Open access

Eddy K. Tukamushaba, Honggen Xiao and Adele Ladkin

Abstract

The purpose of this study is to analyse how tourists’ perceptions of a destination’s tourism product influences memorable tourism experiences and how gender differences influence tourists’ perceptions of tourism product. To achieve these objectives, Uganda, one of the developing economies in East Africa, was chosen. The five A’s of tourism product was used as a basis for the questionnaire construction and data was analysed. Explanatory research design within the framework of confirmatory factor analysis - a structural equation modelling technique was adopted using the AMOS 18 program. A sample of 501 respondents consisting of tourists departing Uganda through Entebbe International Airport was used.

Results showed that both the measurement and structural models exhibited better model fit indices. Overall, tourists’ perceptions of the retained four dimensions of tourism product (Attractions, ancillary services, amenities and accommodation) had a positive effect on memorable travel experience. Additionally, the independent T-test for gender and tourists’ perceptions of Uganda’s tourism product showed that on average, females had a positive evaluation of Uganda tourism product compared to their male counterparts. However, the observed difference was not significant.

It is recommended that destination management organisations pay attention to infrastructure, particularly transport that links potential and actual tourists to key tourism attractions. This is likely to enhance positive perceptions and was found to positively influence memorable travel experience. Other implications for destination branding are discussed.

Open access
Open access

Evangelia Kasimati

Abstract

Tourism is one of the growing service sectors in Greece. In 2014, the direct and indirect contribution of the Greek tourism industry to total GDP and employment reached 17.3% and 19.2%, respectively (WTTC, 2015). As the economic importance of the tourism industry is growing among the policymakers and researchers, the objective of this paper is to analyse the contribution of tourism to Greek’s economic growth. We use a trivariate model of real gross domestic product (GDP), international tourist expenditure and a real effective exchange rate, to calculate a tourism multiplier in order to assess the contribution of tourism to the economic growth. Using quarterly data for Greece during the period 2000q1 to 2013q2, we estimated results as a tourism multiplier of 1.21. We also estimated that the tourism industry generated an increase of 1.0% in the Greek GDP for the year 2013.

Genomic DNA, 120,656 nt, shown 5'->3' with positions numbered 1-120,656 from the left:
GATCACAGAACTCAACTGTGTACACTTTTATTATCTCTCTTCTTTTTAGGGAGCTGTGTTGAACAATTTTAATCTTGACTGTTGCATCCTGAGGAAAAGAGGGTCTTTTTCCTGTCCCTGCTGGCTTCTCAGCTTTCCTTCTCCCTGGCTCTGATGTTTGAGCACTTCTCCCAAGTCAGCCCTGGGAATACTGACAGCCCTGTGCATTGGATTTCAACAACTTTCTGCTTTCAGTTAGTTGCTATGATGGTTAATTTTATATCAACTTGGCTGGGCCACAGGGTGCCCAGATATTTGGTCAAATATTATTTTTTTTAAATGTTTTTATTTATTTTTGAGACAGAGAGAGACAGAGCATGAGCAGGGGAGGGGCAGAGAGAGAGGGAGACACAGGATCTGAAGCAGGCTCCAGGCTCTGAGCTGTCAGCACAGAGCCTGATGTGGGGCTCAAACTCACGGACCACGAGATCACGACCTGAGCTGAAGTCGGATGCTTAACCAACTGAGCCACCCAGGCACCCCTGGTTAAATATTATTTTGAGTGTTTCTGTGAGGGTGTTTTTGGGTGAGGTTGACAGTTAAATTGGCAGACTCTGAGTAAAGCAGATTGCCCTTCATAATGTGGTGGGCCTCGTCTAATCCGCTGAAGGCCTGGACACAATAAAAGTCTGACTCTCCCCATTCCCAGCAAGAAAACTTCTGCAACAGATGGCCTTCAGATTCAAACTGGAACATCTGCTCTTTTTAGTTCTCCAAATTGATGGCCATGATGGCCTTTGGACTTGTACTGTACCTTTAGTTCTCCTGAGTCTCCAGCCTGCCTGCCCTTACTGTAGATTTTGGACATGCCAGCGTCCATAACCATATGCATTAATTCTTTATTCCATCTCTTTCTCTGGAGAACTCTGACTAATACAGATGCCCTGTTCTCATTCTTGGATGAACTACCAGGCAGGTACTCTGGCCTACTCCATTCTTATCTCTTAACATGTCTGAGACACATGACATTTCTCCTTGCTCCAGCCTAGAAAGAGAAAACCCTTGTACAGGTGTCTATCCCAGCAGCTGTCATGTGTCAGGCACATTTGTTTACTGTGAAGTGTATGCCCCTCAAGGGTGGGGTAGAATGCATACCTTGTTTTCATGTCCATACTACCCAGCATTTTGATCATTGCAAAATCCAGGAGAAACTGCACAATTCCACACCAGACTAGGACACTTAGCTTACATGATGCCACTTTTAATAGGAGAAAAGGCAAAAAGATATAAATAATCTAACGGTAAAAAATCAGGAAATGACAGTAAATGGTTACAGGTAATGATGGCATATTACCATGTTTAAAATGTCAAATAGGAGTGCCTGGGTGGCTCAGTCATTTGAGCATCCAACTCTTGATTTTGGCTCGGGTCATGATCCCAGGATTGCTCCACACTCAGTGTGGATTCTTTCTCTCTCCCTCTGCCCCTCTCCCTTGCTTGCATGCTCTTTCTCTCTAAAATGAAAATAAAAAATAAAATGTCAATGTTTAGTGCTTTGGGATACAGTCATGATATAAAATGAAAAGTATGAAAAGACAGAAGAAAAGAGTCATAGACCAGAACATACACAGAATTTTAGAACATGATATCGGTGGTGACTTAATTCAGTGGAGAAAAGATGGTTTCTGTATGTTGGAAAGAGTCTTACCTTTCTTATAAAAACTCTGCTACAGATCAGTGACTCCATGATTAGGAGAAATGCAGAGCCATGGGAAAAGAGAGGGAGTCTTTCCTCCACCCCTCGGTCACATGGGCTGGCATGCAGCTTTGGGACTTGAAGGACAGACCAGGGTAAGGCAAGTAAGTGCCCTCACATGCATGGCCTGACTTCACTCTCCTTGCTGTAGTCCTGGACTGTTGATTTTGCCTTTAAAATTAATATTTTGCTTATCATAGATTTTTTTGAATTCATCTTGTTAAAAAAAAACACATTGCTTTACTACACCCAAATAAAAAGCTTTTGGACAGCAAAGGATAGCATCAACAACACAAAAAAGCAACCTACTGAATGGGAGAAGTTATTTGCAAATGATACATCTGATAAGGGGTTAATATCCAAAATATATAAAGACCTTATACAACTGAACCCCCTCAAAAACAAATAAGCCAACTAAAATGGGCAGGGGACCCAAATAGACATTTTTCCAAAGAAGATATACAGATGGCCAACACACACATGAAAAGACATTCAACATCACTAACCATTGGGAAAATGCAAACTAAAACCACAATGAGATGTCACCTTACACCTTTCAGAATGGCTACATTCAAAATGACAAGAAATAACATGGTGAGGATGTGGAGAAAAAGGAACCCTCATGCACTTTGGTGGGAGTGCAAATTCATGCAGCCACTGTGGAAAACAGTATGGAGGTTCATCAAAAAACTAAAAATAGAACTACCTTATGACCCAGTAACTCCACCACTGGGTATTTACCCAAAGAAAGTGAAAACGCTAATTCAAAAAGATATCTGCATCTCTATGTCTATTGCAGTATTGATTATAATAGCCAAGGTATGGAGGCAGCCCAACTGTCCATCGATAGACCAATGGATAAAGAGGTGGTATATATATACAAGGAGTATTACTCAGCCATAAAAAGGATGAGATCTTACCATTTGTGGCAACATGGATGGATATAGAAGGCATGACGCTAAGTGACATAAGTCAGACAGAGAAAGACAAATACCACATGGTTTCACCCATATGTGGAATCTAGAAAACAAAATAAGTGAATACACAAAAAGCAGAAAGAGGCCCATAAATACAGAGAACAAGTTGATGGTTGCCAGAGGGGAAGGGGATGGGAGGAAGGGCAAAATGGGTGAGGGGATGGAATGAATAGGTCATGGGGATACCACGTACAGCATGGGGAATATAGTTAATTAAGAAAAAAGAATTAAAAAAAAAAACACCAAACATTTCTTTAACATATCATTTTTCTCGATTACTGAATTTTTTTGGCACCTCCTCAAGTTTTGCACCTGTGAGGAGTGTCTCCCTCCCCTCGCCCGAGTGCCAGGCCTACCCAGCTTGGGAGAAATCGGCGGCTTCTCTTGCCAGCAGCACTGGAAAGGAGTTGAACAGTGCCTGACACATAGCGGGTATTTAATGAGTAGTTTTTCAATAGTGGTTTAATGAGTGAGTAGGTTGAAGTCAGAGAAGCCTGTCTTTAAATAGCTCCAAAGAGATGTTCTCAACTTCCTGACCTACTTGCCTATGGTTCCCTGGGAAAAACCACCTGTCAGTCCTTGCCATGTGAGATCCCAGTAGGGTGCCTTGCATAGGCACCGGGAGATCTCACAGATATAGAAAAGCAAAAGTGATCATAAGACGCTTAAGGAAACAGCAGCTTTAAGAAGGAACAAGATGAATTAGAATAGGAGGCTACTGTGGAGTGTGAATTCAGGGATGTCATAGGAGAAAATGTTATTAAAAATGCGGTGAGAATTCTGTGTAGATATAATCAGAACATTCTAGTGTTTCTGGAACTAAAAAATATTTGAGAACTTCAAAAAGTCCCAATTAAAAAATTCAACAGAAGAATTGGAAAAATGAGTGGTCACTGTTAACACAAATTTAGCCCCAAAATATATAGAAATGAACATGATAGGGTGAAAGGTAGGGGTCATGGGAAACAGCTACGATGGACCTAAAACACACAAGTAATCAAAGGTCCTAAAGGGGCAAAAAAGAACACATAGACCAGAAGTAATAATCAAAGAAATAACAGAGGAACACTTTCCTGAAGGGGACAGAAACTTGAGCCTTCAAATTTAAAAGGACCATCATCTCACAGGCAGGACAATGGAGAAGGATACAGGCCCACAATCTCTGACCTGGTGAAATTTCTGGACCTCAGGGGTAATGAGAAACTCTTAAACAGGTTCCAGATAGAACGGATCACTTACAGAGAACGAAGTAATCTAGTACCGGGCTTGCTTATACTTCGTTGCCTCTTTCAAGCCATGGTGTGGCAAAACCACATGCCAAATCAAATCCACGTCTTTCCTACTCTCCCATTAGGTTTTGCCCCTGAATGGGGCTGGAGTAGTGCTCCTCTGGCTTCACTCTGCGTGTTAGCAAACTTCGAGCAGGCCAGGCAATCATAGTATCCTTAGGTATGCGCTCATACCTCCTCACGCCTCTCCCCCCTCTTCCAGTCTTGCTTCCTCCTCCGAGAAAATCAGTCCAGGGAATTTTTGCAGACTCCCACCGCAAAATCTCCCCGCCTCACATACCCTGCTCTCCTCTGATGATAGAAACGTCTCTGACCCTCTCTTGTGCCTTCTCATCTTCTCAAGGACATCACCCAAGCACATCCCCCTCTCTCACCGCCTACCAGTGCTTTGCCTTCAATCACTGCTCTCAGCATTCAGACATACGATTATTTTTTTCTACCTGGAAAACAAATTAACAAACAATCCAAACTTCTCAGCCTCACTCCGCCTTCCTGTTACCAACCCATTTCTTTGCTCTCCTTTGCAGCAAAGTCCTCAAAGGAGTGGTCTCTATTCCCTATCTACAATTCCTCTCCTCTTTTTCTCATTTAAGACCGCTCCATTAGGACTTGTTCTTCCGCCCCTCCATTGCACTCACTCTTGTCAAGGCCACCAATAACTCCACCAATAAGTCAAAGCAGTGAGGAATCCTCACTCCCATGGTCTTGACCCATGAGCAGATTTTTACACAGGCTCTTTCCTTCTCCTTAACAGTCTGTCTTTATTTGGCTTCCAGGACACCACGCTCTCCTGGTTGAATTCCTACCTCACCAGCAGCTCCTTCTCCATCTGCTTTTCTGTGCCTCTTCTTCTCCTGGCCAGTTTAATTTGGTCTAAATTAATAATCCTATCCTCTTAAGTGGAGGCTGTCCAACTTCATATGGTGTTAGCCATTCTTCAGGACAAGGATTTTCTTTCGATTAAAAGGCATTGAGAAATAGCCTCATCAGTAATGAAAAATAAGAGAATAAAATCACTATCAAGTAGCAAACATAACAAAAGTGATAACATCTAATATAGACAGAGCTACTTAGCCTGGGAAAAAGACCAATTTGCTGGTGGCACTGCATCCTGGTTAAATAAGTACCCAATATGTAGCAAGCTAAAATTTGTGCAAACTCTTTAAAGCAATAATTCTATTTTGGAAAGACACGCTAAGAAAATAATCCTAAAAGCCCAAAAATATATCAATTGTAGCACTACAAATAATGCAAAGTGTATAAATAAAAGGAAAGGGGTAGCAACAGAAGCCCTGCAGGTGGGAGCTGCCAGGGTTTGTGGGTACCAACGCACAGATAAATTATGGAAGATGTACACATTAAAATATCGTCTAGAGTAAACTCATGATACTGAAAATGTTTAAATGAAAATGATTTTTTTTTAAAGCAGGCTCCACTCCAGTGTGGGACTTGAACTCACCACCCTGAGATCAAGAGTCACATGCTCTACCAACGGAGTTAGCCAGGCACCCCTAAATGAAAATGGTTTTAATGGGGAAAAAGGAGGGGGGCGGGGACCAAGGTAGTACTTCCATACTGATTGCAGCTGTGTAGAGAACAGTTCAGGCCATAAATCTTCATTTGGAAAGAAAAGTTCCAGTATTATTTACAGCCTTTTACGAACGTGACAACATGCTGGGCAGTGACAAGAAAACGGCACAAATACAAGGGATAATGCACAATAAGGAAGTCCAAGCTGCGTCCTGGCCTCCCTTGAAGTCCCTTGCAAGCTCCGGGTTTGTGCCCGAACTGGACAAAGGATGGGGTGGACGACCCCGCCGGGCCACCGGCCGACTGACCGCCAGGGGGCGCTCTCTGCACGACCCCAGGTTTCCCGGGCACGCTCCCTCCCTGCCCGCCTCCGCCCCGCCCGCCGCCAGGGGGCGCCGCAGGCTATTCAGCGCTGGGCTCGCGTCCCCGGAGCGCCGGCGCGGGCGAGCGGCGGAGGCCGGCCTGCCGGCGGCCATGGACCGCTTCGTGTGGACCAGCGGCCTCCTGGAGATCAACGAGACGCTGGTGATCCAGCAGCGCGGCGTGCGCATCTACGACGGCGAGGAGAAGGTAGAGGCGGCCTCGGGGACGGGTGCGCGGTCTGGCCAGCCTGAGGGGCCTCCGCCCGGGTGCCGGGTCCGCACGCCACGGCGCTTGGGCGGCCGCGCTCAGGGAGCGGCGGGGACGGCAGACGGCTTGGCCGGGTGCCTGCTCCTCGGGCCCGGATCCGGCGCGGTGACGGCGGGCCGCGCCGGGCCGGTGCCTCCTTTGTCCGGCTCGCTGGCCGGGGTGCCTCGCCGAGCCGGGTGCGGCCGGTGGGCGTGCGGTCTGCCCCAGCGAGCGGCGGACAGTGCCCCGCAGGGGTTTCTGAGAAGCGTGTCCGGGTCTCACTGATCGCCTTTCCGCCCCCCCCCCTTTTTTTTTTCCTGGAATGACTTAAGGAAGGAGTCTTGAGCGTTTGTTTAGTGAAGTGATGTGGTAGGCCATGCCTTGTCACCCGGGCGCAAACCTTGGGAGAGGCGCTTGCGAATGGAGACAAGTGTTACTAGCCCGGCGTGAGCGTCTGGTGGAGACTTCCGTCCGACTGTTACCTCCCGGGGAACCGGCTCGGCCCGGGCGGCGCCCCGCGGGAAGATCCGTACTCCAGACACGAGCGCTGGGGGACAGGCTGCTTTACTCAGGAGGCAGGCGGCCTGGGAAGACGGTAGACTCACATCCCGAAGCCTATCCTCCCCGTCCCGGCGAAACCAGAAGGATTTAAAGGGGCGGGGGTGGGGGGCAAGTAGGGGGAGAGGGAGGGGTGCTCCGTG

Open access

Anabela Elias-Almeida, Francisco Javier Miranda and Paulo Almeida

Abstract

Delighted customers are those whose expectations have been exceeded by the service provider. Competitors in the hotel business need to go beyond what is expected in order to satisfy the guest with an unpredictable positive experience. This study was aimed to clarify the significance of customer delight as an antecedent to customer loyalty, in five-star hotel spas in Portugal. To better understand spa consumers’ perception of delight, the development and testing of an integrated model was undertaken by examining the relationship between perceived service quality, customer satisfaction, loyalty and customer delight. The model was tested using surveyed data from 427 spa consumers and validated using partial least squares (PLS) technique. The results indicated that satisfaction had a direct positive effect on customer delight and, consequently, influences the effect of customer delight on customer loyalty.

Open access

Nikola Naumov

Open access

European Journal of Tourism, Hospitality and Recreation

The Journal of CiTUR Centre of Tourism Research, Development and Innovation